Productivity Tips For Coaches With Over 10 Athletes
As a self-employed business owner, a triathlon coach has several hats to juggle. Managing schedules and answering emails and texts is part of the constant cycle of a normal day for most coaches. Include marketing, meeting and speaking with new athletes, and implementing new business ideas, and you have a full week of tasks. Without a daily, weekly, and monthly plan you’ll run into a lack of business growth, burnout, and might even eventually find yourself out of business as a triathlon coach.
One of the most important factors for running an efficient business is to utilize a few easy skills that allow you to keep things in focus. Organization isn’t a talent, it’s a skill—so is punctuality, and budgeting (time and money).
Anyone can learn to do these three things, and together they will lead to running a better, more efficient business. Here are a few suggestions for organizing your week (I suggest doing on a weekly basis) so you create a routine and are aware of your current situation at all times.
Coaching Business Tip 1
Know your budget on a monthly basis. This is indicative of an invested and intelligent business owner.
Balance your checkbook (bank account) on a weekly basis. Knowing how much money you have on hand to pay your taxes and your bills, or to spend on a new marketing idea, is as important as anything else you’ll do.
Coaching Business Tip 2
As the old adage goes, you can’t improve what you don’t measure.
On a monthly basis, review your current month against the same month from the prior two years, as well as the current year to date against the year to date from the prior two years. Seeing growth (or not seeing growth) will allow you to focus on what you need to do, or need to keep doing.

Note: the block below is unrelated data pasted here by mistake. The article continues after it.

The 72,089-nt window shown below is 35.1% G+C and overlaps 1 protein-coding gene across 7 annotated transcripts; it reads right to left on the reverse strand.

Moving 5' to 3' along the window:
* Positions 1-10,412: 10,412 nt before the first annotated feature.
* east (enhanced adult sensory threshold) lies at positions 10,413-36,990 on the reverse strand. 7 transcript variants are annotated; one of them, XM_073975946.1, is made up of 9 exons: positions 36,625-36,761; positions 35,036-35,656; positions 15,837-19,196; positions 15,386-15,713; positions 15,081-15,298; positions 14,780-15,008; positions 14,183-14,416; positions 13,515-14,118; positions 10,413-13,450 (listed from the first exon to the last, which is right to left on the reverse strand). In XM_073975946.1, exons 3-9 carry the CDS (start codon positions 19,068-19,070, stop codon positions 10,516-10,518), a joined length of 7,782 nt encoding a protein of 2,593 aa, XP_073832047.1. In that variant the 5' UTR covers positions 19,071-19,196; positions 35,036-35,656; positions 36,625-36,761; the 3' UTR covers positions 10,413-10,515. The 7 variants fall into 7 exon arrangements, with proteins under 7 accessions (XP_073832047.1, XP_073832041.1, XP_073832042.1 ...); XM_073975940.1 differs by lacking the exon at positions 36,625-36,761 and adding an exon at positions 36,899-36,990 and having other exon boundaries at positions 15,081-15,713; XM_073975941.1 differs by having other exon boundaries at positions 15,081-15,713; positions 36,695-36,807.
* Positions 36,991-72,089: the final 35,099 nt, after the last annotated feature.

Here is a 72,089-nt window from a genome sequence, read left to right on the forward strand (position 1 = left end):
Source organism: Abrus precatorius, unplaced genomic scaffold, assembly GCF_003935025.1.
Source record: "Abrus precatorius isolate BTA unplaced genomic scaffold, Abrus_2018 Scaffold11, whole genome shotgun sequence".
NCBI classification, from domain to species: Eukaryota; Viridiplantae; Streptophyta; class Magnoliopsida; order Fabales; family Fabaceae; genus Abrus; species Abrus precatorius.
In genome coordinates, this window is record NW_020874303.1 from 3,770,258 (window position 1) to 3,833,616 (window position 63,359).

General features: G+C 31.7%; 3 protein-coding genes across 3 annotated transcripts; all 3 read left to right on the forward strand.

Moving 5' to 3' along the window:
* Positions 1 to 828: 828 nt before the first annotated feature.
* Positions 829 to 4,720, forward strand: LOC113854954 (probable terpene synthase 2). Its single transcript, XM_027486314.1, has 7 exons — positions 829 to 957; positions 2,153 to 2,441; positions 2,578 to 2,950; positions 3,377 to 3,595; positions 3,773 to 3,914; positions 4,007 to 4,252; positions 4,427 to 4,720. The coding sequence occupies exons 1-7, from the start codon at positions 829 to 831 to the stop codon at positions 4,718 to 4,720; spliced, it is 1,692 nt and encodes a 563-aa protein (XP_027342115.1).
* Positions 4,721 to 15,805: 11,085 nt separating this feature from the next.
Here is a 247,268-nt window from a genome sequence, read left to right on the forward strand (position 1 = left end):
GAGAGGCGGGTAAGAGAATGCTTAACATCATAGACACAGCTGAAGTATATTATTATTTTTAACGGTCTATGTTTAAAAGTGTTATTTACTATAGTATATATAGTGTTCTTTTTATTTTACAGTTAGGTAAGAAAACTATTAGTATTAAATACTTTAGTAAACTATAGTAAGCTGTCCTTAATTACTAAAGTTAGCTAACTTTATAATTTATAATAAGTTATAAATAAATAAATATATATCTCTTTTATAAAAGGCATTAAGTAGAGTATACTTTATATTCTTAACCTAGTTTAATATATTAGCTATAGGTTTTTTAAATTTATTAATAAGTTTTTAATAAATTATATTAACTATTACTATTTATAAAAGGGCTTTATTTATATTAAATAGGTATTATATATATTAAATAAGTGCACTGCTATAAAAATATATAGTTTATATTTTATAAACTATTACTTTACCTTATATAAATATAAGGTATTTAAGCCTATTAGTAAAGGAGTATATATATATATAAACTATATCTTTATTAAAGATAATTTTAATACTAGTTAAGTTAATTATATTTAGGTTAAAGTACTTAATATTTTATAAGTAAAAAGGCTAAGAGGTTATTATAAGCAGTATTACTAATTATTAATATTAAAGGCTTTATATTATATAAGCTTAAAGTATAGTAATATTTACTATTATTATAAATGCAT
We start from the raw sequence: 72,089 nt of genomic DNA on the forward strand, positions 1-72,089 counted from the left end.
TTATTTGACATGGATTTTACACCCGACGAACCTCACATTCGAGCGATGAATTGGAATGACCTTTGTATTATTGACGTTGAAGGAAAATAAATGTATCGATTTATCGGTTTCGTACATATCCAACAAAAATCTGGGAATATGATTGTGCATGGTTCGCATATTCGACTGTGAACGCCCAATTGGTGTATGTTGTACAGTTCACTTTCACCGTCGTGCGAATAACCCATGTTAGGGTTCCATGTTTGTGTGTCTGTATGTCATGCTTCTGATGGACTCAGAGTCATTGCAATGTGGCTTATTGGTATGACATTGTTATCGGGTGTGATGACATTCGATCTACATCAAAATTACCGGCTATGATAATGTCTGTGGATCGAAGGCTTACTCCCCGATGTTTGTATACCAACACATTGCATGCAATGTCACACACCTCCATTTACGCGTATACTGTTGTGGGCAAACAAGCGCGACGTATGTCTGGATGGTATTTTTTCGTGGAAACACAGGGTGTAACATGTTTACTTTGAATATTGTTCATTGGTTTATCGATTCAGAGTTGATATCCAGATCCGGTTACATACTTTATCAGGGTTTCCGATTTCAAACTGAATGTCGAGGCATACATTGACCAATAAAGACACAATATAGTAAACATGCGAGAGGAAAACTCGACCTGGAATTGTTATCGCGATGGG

Coaching Business Tip 3
When your athletes know you care (and I mean actually care), they’ll stay with you for a long time.
If you have a regular meeting with your athlete(s), stick to it! In my case, I schedule phone calls with my athletes each week at the same time and on the same day. I have a few athletes who I’ve been talking with at this cadence for many years.
It’s just part of my normal week, and staying in touch with my athletes makes keeping up with their training and what’s going on in their lives easy.
Coaching Business Tip 4
Athletes like to be recognized.
Look through your athletes’ TrainingPeaks files on a daily basis. Know what your athletes have completed that day and leave them a comment. Tell them ‘good job’ or ‘we’ll talk about this on our next phone call.’
Sit down for a stretch of time and go through all your TrainingPeaks emails and give your athletes a shot of encouragement.
Coaching Business Tip 5
Be the coach who is organized and delivers training schedules several days ahead of when they should start.
If you have a dozen athletes, keeping track of their schedules takes a serious level of organization. I’ve learned that by creating a spreadsheet (I rotate four athlete schedules each week) I am better able to be authentic with their training plans and able to deliver them on time. With a system like this, you don’t have to create 12 schedules every week or do them on different days of the week. Remember the “routine” we talked about?
Pick a day and time where you shut off your internet and email, and only write your training plans for about a third of your athletes. The next week, write a schedule for the next third, and so on. With this plan, you’ll get a week off from writing plans each month.
This keeps it fresh and you’ll actually enjoy writing training schedules. We can all agree that it’s no fun to pull out your computer on Sunday night at 10 pm (and we’ve all done it!) and stare at 15 athletes who need a schedule by the next morning.
Once you design a routine to support your athletes, stick with it and make it happen week after week. It’s no different than an athlete’s training schedule, except this one is about your livelihood and perhaps a wee bit more important to you personally.